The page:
In the thirty years since Lorde wrote that open letter, Black women have continued to implore white women to recognize and engage with their intellectual contributions and the material realities of their lives. They have asked white women to acknowledge that, as Lorde also wrote in her open letter to Daly, “the oppression of women knows no ethnic nor racial boundaries, true, but that does not mean it is identical within those differences.” One of the hallmarks of Lorde’s prose and poetry is her willingness to recognize, acknowledge, and honor the lived realities of women—not only those who share her subject position but also those who do not. Her thinking always embodied what we now know as intersectionality and did so long before intersectionality became a defining feature of contemporary feminism in word if not in deed.
Lorde never grappled with only one aspect of identity. She was as concerned with class, gender, and sexuality as she was with race. She held these concerns and did so with care because she valued community and the diversity of the people who were part of any given community. She valued the differences between us as strengths rather than weaknesses. Doing this was of particular urgency, because to her mind, “the future of our earth may depend upon the ability of all women to identify and develop new definitions of power and new patterns of relating across difference.”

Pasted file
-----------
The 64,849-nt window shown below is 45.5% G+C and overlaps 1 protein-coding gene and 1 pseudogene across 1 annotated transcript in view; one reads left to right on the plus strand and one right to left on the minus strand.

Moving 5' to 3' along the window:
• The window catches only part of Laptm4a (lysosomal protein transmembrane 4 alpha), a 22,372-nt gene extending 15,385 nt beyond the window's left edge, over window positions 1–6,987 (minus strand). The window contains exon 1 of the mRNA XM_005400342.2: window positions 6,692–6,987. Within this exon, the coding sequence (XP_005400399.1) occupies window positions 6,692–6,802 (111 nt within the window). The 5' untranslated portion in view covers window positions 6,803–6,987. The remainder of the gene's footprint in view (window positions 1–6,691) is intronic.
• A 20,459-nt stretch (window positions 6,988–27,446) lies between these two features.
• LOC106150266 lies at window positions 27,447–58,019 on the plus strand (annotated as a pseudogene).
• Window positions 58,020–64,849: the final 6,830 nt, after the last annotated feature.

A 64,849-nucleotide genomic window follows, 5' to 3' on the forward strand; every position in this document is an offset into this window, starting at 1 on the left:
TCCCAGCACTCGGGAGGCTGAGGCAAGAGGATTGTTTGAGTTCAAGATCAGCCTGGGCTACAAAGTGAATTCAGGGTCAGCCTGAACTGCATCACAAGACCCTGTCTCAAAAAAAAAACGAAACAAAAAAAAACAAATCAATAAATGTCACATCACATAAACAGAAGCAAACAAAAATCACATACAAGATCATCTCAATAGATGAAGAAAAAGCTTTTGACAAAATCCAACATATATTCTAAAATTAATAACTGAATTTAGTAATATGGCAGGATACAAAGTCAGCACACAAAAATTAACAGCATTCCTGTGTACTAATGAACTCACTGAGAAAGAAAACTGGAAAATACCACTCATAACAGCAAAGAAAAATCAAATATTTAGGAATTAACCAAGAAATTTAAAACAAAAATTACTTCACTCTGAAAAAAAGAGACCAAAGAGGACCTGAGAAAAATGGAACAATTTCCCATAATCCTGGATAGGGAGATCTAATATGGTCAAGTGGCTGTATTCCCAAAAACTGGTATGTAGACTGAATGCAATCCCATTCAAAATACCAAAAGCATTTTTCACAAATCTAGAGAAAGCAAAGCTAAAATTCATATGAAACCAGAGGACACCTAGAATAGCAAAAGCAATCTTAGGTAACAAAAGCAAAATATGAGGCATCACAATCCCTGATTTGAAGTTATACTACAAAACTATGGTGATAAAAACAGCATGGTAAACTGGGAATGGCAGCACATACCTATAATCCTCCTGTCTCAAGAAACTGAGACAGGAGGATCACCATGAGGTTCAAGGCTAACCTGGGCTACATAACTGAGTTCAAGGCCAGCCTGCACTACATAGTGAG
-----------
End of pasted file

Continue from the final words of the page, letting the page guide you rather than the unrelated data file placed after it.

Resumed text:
But how do you best represent a significant, in all senses of the word, body of work? This is the question that has consumed me as I assembled The Selected Works of Audre Lorde. Lorde is a towering figure in the world of letters, at least for me. I first encountered her writing in my early twenties, as a young Black queer woman. She was the first writer I ever read who lived and loved the way I did and also looked like me. She was a beacon, a guiding light. And she was far more than that because her prose and poetry astonished me—intelligent, fierce, powerful, sensual, provocative, indelible.